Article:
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SCOTUS asked to take Indiana wine case

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The Supreme Court of the United States is being asked to consider the constitutionality of Indiana's wine shipping law, which requires in-person contact before any direct delivery is allowed.

While there's no guarantee the nation's highest court will accept it, chances may be greater since conflicting rationale has surfaced among the lower appellate courts in the past year.

Attorneys today filed a petition for writ of certiorari in Patrick L. Baude, et al. v. David L. Heath and Indiana Wine and Spirits Wholesalers of Indiana, Nos. 07-3323 and 07-3338, which challenges an Aug. 7, 2008, ruling from the 7th Circuit Court of Appeals.

The Circuit Court ruled that Hoosiers must first make a face-to-face contact at a winery to verify their age before being allowed to purchase any alcohol online or by phone. Appellate judges reversed a 2007 ruling from then-U.S. District Judge John D. Tinder in Indianapolis, who'd struck down part of the state's 2006 law banning out-of-state shipments to Indiana customers without that initial in-person contact.

In its reasoning, the appellate panel made up of Chief Judge Frank Easterbrook and Judges William Bauer and Richard Posner disagreed with Judge Tinder's reasoning on the in-person contact rule, noting that the absence of face-to-face age verification made it easier for minors to have wine sent to them.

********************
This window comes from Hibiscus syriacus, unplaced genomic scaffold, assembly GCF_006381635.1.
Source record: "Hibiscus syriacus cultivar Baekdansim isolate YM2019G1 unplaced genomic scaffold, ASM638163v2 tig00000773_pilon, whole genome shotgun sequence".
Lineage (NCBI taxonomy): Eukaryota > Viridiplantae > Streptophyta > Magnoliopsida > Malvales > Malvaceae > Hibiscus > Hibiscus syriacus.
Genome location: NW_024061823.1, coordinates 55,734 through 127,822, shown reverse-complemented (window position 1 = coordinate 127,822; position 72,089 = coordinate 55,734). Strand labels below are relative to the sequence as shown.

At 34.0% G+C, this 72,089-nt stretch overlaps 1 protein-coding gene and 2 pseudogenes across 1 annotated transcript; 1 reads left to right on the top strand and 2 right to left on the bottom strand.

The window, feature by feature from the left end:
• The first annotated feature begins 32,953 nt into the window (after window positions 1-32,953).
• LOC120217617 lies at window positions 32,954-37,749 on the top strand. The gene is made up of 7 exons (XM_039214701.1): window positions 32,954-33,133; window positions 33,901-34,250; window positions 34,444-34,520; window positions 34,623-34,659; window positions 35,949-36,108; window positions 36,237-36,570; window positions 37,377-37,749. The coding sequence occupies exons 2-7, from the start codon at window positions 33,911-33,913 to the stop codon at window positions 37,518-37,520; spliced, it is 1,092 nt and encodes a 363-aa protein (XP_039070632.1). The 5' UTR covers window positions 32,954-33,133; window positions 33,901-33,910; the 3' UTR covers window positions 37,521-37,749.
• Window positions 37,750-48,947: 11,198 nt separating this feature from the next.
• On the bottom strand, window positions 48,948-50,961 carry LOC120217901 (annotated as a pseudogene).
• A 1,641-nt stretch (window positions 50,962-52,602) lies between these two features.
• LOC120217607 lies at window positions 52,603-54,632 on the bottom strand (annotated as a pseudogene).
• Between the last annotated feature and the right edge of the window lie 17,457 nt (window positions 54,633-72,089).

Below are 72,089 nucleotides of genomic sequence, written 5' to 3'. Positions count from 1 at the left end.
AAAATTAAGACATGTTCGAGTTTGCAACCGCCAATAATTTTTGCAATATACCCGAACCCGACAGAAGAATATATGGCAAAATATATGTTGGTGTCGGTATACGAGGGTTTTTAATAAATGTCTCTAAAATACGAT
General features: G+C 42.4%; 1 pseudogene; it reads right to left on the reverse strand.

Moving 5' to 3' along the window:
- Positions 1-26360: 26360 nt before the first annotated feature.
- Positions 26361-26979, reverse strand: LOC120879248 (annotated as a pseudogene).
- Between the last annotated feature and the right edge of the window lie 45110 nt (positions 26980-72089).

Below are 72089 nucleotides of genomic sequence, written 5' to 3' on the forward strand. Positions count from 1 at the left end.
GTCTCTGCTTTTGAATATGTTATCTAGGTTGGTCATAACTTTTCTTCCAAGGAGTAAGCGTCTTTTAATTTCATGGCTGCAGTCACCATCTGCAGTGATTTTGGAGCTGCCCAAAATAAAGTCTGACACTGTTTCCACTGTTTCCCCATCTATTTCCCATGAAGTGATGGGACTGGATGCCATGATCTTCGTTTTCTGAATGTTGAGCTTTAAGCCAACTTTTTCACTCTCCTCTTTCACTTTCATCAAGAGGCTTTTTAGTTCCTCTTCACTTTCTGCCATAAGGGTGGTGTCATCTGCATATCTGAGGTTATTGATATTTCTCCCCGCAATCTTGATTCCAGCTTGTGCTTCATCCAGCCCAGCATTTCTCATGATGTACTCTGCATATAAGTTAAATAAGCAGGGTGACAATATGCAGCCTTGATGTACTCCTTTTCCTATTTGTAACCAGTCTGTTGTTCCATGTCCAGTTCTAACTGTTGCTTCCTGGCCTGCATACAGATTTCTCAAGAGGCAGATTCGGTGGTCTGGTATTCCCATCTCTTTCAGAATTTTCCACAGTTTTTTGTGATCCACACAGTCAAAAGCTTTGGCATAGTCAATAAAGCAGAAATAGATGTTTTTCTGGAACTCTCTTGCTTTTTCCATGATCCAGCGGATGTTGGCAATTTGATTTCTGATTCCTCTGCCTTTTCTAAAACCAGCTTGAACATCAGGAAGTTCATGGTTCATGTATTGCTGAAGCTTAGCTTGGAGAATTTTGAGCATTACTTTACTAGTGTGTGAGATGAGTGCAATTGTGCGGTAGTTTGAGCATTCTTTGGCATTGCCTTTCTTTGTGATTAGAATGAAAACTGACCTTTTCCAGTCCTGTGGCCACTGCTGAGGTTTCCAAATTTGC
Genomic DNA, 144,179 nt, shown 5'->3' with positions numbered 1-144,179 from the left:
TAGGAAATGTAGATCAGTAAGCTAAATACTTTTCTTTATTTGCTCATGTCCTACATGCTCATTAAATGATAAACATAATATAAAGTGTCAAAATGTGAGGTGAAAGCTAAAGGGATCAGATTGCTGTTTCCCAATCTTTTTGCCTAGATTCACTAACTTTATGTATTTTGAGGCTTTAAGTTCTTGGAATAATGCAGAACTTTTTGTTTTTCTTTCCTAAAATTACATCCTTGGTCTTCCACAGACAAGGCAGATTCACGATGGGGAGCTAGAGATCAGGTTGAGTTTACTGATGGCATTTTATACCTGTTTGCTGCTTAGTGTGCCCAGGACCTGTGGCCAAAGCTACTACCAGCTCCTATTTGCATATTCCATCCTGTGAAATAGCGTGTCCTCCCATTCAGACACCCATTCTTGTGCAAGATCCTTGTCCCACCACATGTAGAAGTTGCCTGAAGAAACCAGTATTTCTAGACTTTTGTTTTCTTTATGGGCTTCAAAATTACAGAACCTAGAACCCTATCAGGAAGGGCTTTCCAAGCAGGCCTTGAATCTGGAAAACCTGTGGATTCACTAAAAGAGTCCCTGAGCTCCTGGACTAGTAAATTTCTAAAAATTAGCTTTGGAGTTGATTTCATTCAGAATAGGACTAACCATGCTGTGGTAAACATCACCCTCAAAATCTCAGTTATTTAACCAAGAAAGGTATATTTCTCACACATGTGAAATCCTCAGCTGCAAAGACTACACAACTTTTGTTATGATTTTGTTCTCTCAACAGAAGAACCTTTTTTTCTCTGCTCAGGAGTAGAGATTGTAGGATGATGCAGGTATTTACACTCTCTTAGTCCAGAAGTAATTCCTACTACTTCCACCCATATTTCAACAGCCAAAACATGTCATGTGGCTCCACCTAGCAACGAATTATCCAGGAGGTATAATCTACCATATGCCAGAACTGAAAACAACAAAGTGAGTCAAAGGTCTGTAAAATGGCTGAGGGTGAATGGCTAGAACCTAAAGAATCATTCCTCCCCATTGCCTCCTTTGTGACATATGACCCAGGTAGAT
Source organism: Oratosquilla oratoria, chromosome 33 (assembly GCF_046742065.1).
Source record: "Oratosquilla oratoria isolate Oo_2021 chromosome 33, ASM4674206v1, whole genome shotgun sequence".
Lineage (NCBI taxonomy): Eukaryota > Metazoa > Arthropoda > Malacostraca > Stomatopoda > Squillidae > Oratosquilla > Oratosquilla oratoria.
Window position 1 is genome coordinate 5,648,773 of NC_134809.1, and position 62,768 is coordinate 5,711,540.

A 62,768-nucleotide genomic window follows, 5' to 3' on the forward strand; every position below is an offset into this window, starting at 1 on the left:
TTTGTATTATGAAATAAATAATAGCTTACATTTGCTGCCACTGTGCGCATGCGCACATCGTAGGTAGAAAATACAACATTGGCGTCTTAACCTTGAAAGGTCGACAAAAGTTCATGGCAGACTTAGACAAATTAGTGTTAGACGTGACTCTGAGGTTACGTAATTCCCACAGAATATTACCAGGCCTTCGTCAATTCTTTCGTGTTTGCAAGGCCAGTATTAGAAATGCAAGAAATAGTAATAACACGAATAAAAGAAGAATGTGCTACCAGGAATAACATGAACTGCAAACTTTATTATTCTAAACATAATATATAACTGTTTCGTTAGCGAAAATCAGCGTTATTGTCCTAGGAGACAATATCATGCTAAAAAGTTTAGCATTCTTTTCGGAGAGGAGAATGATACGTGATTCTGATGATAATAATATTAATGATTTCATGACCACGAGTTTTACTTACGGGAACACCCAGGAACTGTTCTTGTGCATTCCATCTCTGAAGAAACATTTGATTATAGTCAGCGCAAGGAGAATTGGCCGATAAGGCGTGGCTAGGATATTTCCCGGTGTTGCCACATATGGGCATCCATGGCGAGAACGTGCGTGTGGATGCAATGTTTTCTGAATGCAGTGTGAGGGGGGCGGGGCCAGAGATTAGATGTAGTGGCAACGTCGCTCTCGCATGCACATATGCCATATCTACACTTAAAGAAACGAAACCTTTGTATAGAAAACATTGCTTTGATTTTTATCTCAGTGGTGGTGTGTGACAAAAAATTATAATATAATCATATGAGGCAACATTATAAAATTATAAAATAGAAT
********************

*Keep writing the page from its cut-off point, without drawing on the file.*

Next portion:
The SCOTUS has no timeline regarding when it will decide whether to accept the case, which has been assigned a docketing number of 08A443.

This request comes following a Dec. 24 ruling from the 6th Circuit Court of Appeals, which struck down Kentucky's state law requiring in-person contact before consumers could obtain a wine shipment. That case is Cherry Hill Vineyards v. Lilly, No. 07-5128, and representing the appellees is attorney and Indiana University Maurer School of Law-Bloomington professor James Tanford, who is also counsel on this 7th Circuit case.

"The Seventh Circuit has openly refused to follow this Court's Commerce Clause cases and the decisions of all other circuits," the petition states. "If allowed to stand, it will create an intolerable situation in which the Seventh Circuit becomes the only Circuit where heightened scrutiny is not given to laws with discriminatory effects. This reason alone would call for an exercise of this Court's supervisory power to vacate the opinion even if no Circuit split existed."

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  1. I grew up on a farm and live in the county and it's interesting that the big industrial farmers like Jeff Shoaf don't live next to their industrial operations...

  2. So that none are misinformed by my posting wihtout a non de plume here, please allow me to state that I am NOT an Indiana licensed attorney, although I am an Indiana resident approved to practice law and represent clients in Indiana's fed court of Nth Dist and before the 7th circuit. I remain licensed in KS, since 1996, no discipline. This must be clarified since the IN court records will reveal that I did sit for and pass the Indiana bar last February. Yet be not confused by the fact that I was so allowed to be tested .... I am not, to be clear in the service of my duty to be absolutely candid about this, I AM NOT a member of the Indiana bar, and might never be so licensed given my unrepented from errors of thought documented in this opinion, at fn2, which likely supports Mr Smith's initial post in this thread: http://caselaw.findlaw.com/us-7th-circuit/1592921.html